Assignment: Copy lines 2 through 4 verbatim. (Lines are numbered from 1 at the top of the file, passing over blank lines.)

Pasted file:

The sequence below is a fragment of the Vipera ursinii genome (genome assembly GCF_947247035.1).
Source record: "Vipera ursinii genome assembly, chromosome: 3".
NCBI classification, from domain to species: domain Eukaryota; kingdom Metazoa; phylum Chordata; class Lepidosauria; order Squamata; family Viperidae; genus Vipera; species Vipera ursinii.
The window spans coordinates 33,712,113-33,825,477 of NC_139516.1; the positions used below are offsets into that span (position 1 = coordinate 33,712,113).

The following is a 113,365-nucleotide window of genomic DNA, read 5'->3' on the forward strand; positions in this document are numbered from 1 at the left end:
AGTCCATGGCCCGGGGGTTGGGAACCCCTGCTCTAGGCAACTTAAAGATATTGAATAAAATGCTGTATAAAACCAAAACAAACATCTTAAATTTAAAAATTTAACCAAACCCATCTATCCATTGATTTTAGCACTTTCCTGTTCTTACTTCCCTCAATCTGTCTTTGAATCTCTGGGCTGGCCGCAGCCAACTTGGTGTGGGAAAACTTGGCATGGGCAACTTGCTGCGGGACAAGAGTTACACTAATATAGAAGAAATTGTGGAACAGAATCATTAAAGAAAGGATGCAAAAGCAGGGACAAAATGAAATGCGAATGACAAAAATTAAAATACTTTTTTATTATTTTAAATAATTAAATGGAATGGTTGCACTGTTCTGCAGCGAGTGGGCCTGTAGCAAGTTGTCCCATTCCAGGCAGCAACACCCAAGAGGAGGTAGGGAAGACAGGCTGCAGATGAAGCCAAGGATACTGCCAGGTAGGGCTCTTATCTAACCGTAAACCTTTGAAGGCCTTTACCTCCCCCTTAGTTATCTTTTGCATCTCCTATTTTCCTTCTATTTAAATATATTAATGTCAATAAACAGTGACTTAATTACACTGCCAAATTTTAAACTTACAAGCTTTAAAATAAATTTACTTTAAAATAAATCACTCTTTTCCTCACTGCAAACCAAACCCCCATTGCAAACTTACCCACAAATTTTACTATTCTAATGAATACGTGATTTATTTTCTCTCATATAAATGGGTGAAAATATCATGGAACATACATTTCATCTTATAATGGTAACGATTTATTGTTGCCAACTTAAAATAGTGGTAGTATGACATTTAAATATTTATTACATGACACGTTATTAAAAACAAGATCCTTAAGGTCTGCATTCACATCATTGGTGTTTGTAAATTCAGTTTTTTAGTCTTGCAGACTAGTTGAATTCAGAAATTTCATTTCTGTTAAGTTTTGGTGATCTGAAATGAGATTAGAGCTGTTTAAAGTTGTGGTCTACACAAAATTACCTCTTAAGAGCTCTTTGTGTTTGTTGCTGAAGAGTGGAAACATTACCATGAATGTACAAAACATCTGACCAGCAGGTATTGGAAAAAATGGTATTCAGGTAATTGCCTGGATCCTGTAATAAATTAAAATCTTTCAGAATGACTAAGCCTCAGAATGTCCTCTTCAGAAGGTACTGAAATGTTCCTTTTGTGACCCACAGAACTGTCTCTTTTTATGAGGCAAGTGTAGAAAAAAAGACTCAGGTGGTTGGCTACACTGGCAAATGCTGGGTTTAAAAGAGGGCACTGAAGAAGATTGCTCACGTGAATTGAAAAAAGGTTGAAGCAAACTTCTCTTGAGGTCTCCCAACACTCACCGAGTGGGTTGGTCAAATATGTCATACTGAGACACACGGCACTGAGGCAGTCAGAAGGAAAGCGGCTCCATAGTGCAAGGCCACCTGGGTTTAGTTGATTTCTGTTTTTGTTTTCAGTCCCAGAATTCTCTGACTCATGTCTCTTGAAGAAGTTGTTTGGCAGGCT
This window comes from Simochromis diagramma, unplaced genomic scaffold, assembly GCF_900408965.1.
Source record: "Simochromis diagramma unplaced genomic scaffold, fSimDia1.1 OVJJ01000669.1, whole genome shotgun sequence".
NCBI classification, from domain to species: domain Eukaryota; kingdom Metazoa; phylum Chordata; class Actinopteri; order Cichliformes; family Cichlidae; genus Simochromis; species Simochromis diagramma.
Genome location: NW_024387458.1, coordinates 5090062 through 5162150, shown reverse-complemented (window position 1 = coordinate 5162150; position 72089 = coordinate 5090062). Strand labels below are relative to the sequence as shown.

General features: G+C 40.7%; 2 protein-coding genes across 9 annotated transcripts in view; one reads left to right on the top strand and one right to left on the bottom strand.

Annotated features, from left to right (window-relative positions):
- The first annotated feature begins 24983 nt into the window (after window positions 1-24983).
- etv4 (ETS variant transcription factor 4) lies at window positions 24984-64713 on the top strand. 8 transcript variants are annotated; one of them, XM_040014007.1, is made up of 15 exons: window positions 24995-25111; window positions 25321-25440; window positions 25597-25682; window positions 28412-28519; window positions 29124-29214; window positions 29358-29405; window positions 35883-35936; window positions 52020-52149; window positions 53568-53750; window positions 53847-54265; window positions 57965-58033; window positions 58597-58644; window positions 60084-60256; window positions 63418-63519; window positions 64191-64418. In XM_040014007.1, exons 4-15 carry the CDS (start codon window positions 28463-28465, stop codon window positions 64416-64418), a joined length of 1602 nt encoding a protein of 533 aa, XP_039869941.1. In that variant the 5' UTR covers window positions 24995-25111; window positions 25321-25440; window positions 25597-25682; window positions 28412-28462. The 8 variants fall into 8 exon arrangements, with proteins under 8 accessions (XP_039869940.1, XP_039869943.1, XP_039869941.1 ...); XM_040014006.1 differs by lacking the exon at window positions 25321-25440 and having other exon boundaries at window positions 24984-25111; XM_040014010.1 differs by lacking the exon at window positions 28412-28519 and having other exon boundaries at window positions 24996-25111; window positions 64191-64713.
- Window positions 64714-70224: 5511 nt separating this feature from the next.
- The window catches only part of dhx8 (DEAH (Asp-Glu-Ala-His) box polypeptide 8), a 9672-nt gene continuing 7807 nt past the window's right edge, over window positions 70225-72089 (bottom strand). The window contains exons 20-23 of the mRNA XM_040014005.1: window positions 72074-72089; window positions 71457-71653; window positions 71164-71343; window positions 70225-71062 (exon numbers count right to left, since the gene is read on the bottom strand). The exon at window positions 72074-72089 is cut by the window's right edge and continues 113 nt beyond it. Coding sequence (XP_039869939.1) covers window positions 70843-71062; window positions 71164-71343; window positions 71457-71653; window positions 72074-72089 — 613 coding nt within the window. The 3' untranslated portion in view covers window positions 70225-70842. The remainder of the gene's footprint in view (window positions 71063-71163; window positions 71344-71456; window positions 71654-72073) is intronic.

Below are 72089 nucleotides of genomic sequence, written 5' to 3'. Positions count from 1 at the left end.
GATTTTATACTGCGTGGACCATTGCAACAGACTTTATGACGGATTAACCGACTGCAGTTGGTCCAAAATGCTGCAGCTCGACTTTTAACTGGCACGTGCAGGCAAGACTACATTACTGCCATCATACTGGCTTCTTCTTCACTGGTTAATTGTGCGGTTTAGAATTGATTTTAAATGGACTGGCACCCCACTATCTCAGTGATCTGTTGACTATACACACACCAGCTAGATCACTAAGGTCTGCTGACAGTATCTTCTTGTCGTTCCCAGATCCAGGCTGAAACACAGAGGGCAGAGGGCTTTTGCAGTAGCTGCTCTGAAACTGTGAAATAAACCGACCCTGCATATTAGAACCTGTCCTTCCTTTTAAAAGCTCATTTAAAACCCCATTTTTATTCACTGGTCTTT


Source record: "Vipera ursinii genome assembly, chromosome: 3".
NCBI classification, from domain to species: domain Eukaryota; kingdom Metazoa; phylum Chordata; class Lepidosauria; order Squamata; family Viperidae; genus Vipera; species Vipera ursinii.
The window spans coordinates 33,712,113-33,825,477 of NC_139516.1; the positions used below are offsets into that span (position 1 = coordinate 33,712,113).